By Nathanael Dominici, Climate Change Manager at Better Cotton
Agriculture, which accounts for over 10% of the world’s greenhouse gas (GHG) emissions, has a huge potential to positively influence global GHG mitigation strategies. Reducing the amount of greenhouse gases in our atmosphere is crucial in limiting the impacts of climate change, and agricultural sectors such as cotton have a key role to play in this, from reducing the emissions released by pesticides and fertilisers to storing atmospheric carbon through forests and soil.
Cotton communities are already being severely affected by climate change, and will continue to feel this impact as the climate crisis continues. This means that whilst GHG mitigation is essential, the cotton sector must also support cotton farmers and workers to develop climate adaptation strategies to minimise the impact of climate change on their farms and better prepare for climate shocks.
Consequently, helping farmers to adopt low-carbon practices and reinforcing their resilience to climate change whilst improving their livelihoods are critical priorities for Better Cotton, with our 2030 Strategy outlining our target of reducing greenhouse gas emissions per tonne of Better Cotton lint produced by 50% from the 2017 baseline.
In order to acknowledge these challenges and support our farmers in meeting this target, in the recent revision of our Principles and Criteria (P&C) we introduced a more explicit focus on climate change. The P&C, which lays out the global definition of Better Cotton, was updated earlier this year to ensure that it remains an effective tool to drive continuous improvement and deliver sustainability impact at field level.
The revised document, version 3.0, recognises that, given the importance of addressing climate change, measures for both adaptation and mitigation need to be understood as cross-cutting priorities, incorporated across all Principles.
To that end, it includes a new Criterion in the Management Principle, requiring Producers to get acquainted with how climate change is likely to affect their farming operations. We provide guidance on what they can do to adapt and build resilience and, in turn, where their main leverage to mitigate climate change lies. They can then integrate this knowledge into their decision-making around farming practices and beyond.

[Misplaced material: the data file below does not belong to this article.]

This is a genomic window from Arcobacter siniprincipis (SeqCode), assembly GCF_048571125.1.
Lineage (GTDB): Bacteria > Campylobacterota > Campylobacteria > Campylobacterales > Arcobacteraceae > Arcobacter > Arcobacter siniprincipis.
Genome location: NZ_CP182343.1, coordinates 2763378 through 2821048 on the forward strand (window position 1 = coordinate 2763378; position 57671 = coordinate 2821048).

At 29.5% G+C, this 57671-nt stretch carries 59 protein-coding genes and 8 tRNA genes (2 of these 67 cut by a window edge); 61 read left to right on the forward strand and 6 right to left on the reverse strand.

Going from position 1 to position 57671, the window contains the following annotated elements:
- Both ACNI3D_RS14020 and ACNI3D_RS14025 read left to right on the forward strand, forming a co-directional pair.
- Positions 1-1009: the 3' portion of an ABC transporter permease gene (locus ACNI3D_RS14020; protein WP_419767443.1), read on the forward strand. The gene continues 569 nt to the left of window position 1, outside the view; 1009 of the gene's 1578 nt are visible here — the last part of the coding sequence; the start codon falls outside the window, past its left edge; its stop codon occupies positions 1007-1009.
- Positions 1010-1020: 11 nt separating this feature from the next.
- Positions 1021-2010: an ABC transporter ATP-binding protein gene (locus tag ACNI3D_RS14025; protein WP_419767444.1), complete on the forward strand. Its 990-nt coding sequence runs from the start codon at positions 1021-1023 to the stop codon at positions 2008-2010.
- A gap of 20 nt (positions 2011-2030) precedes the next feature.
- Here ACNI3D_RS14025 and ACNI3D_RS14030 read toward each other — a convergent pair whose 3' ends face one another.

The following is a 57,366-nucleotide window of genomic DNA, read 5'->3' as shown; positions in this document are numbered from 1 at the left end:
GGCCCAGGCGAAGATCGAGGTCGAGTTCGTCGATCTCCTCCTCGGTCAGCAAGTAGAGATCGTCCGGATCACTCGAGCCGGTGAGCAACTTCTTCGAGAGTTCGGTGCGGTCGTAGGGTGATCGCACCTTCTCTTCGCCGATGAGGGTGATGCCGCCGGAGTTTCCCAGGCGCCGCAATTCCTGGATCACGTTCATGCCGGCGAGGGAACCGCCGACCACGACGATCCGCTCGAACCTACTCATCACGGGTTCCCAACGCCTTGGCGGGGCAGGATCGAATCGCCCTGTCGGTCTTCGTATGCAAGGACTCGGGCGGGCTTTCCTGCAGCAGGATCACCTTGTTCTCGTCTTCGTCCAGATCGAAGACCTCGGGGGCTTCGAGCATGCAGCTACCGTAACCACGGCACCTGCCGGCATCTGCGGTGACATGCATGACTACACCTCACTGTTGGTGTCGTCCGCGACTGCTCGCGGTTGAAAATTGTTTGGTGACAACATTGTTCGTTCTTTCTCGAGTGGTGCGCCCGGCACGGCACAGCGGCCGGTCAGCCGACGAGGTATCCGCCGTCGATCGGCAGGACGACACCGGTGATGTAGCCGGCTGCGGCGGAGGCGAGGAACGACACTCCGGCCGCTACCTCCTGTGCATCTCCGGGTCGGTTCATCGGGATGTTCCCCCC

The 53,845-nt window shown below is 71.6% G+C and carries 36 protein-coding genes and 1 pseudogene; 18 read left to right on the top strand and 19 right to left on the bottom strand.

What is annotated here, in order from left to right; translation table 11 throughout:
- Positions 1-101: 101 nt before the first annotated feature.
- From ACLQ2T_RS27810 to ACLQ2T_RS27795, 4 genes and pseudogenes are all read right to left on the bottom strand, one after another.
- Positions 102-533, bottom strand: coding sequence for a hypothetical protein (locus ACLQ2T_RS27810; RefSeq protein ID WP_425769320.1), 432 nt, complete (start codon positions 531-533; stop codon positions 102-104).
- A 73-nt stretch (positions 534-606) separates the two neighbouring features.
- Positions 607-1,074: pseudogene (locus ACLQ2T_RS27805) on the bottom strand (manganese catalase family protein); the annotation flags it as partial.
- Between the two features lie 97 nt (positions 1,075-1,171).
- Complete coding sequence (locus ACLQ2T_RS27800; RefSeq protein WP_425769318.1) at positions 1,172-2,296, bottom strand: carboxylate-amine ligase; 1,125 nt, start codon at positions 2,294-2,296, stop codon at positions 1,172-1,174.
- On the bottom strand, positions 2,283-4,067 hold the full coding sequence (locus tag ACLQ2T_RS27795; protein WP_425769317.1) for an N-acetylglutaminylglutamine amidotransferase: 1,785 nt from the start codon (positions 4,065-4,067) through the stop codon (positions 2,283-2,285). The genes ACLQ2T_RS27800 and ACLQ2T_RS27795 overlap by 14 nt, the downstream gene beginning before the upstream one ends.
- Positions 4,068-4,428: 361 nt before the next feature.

Recognising the cross-cutting character of the topic, practices that help farming communities adapt and build resilience, as well as reduce their own contribution to climate change, have been mainstreamed across all Principles. For example, climate-smart agricultural practices such as effective water use, increasing crop diversity, leaving no bare soils, reducing the use of synthetic fertilisers, effective integrated pest management strategies and non-deforestation are all core in the Principles around Natural Resources and Crop Protection.
On top of this, the P&C v.3.0 also incorporates a focus on climate change’s impacts on farming communities, and aims to ensure a just transition, where farmers’ and workers’ rights and protection are prioritised. As a result, we have included a new Principle to build and strengthen sustainable and resilient livelihoods. More focus is also given to the effects of climate change on the daily life of workers, with strengthened requirements around occupational health and safety in the Decent Work Principle that aim to prevent and address the effects of heat stress, including rest breaks with access to shade and potable water.
Lastly, acknowledging that women and girls are more vulnerable to climate change impacts and are also often the ones implementing and feeling the effects of mitigation and adaptation measures, the revised P&C also strengthens its approach to increasing gender equality. Keep an eye out for the next blog in our P&C revision series to find out more about this, and head to this page to read more about the revision.